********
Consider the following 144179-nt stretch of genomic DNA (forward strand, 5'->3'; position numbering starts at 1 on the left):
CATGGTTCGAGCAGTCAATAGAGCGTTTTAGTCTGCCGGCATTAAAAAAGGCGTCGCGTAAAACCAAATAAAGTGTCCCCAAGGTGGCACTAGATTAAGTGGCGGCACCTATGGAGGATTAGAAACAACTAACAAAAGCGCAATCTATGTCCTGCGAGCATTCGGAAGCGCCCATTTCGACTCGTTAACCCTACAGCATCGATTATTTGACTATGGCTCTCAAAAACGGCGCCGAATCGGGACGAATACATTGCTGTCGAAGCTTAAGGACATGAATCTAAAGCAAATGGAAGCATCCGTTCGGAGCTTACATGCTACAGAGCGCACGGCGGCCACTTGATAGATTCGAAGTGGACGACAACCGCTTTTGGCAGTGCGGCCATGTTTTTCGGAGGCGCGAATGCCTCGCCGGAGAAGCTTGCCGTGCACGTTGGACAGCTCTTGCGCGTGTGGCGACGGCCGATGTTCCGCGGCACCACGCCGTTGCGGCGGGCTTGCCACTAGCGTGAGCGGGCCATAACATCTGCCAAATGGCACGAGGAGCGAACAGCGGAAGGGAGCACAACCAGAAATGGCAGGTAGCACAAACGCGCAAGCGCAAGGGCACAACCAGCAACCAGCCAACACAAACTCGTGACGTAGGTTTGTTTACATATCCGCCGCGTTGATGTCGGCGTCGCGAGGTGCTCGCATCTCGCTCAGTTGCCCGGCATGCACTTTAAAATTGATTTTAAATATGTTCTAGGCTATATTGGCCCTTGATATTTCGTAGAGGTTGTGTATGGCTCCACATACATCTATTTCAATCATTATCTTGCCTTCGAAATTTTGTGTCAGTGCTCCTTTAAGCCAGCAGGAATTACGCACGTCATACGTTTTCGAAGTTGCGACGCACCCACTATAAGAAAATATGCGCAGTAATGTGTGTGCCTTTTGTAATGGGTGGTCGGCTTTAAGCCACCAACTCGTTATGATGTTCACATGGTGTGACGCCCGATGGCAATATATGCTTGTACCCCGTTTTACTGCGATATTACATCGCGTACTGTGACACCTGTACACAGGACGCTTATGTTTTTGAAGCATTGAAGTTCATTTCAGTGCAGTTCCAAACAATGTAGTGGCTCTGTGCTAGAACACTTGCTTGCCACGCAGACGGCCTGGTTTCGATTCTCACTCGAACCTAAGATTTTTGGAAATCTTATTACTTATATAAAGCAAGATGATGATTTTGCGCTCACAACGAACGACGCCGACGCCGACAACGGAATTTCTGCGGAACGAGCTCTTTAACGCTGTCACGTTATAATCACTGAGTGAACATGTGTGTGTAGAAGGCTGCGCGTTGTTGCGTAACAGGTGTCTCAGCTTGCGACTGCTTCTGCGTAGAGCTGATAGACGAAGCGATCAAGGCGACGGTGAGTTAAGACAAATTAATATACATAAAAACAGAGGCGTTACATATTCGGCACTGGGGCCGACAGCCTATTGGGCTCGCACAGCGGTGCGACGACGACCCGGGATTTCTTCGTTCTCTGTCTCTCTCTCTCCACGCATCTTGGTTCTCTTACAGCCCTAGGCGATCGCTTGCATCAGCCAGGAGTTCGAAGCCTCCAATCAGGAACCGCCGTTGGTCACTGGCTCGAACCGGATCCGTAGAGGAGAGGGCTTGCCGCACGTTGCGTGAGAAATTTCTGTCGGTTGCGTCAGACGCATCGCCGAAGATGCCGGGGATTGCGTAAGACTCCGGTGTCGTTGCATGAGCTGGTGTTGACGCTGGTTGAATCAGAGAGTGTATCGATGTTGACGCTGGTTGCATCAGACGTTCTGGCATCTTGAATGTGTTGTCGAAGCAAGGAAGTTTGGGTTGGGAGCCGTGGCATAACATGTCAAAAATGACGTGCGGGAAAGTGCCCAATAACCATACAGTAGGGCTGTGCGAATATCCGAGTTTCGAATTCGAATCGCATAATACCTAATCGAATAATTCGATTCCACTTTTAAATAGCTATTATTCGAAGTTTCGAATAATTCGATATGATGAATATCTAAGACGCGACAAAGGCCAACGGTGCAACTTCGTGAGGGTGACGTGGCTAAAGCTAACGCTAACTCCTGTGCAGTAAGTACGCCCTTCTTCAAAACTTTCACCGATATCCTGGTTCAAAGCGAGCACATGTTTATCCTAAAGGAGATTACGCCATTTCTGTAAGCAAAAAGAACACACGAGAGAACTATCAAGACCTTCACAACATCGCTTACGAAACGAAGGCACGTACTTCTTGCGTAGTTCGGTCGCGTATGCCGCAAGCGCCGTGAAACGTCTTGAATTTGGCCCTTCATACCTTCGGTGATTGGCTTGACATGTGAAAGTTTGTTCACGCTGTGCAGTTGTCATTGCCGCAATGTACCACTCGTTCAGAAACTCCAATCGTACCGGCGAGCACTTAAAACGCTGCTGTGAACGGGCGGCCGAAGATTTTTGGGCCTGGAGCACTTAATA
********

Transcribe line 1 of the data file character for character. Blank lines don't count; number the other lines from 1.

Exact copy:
Consider the following 144179-nt stretch of genomic DNA (forward strand, 5'->3'; position numbering starts at 1 on the left):